“modified =” line, so “modified” is a 1-element tuple. The comparison is
now between a tuple and a string, which are always unequal, even if the
first element of the tuple is the same as the string.
I recently went through a process I’ve done many times before: I tried to
configure the Python warnings
module, and was mystified. I set the PYTHONWARNINGS environment variable,
and it doesn’t do what it seems like it should. I read the docs again, I
think I understand what they are telling me, but the code isn’t doing what
it seems like it should be doing. Frustrating.
I had some time today to dig into it, and now I understand better. The docs
are misleading and/or incomplete. The module is not designed for
maximum utility. Let me explain.
Here’s what the docs tell you: PYTHONWARNINGS (or the -W command-line option)
is a comma-separated list of filters. Each filter is a 5-tuple of fields
separated by colons. The third and fourth fields are of interest here,
they are category and module.
Let’s start with module: it’s the module that caused the warning. The docs
say it is a regular expression. This is false! Internally, this string is
used as part of a regex match operation, but first it is escaped, so if you
include an asterisk in your setting, you will be trying to match module names
that have a literal asterisk in them, which is impossible.
OK, so the module string is a literal string, not a regex, but the escaped
string is being used as part of re.match, so it should be possible to
suppress warnings from an entire package (like backports.*) just by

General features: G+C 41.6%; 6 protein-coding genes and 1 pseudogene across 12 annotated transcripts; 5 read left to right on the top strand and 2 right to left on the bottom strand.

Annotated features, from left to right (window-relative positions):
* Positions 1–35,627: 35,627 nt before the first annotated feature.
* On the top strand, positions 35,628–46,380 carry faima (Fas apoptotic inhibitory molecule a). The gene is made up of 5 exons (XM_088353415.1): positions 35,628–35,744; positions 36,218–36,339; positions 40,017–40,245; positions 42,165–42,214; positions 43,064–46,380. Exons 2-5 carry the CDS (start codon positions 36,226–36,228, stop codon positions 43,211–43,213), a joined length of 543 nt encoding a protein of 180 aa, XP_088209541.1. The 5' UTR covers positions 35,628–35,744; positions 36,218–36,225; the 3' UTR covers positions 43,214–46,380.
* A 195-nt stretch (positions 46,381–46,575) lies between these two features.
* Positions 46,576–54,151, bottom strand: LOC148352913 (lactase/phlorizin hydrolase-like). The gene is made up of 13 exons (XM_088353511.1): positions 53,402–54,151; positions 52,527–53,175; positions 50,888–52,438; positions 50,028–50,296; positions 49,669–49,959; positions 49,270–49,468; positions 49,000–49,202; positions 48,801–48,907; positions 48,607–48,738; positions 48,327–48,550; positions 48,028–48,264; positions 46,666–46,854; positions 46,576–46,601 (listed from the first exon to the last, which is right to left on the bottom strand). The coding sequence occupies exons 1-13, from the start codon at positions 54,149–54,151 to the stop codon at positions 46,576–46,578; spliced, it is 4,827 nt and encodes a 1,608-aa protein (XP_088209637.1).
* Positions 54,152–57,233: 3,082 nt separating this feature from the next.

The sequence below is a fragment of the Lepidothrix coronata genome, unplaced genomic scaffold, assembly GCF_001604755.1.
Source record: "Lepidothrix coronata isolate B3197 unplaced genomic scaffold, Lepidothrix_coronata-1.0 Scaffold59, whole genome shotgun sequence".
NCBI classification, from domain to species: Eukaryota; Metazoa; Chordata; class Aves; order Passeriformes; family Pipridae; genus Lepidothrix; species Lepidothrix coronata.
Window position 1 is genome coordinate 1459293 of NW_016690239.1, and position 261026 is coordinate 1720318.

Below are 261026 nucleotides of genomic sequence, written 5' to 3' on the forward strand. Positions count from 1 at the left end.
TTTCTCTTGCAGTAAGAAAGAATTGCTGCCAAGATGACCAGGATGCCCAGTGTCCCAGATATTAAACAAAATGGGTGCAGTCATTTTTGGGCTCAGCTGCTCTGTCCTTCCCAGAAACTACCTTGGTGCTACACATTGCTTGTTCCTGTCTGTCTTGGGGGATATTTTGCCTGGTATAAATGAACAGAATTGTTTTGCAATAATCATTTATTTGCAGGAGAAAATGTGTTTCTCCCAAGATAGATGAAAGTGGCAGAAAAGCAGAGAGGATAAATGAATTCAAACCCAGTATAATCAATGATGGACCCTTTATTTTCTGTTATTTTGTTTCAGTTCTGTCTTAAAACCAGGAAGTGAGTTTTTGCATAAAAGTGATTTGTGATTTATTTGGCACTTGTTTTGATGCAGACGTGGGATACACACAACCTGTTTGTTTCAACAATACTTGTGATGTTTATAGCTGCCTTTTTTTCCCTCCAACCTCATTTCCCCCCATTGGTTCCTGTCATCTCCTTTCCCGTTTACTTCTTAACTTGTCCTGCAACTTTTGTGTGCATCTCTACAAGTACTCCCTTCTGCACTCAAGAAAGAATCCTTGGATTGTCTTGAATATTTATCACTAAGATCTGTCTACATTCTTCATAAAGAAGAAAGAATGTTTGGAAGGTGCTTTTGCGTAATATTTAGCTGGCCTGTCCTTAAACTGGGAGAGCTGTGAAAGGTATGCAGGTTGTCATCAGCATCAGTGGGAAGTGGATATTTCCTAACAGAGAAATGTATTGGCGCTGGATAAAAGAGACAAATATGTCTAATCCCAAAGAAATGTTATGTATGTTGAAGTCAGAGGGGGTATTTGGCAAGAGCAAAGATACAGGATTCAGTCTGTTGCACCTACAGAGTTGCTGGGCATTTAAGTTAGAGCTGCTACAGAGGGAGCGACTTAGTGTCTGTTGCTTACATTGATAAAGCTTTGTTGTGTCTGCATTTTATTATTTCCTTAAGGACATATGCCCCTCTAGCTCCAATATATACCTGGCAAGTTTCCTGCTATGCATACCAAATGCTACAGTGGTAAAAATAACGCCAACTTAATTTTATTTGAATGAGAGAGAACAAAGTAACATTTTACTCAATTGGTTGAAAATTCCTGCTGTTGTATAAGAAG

specifying “backports”, right? Nope! After being escaped,
a $ is added to the end, so your literal string must be an exact match on
the entire module name. Sigh.
Just to add to the confusion, the docs have long included this example,
which isn’t even a sensible regex, never mind that regexes aren’t usable
error:::mymodule[.*] # Convert warnings to errors in "mymodule"
# and any subpackages of "mymodule"
These concerns about the regex behavior are the topic of
bpo 34624, BTW.
On to category: this is actually the class of warning exception being used,
so you can say (for example) DeprecationWarning here. In my case, I wanted
to suppress the deprecation warnings that pytest raises. Pytest helpfully
uses a base class, pytest.PytestDeprecationWarning, so I used that as the
category. But this causes an error message at startup:
Invalid -W option ignored: invalid module name: ‘pytest’
Huh? pytest is an importable module! Nope: these category
names are imported early in the startup sequence, before your real sys.path
is built, so you cannot name third-party modules here...!
There are probably other things about warnings that confuse people. These
are the ones I uncovered today after a long rage-fueled debugging session.
An important developer skill is an irrational belief that things can be
understood, and be made to make sense. Another is knowing when to give up
and just accept the confusion. This morning I fully embraced the first.
In my case, I was trying to suppress warnings reported while running tests
with pytest. Pytest has its own setting for warnings filters, and it uses
its own copy of the warnings.py code for reading them, so that the regexes
are not escaped! This is very useful, but could also add to the mystery,
since the pytest docs don’t mention the difference.
And since pytest interprets its settings after sys.path has been configured,
I can use third-party warning categories there. So this works perfectly:
It’s very satisfying to have some mysteries solved.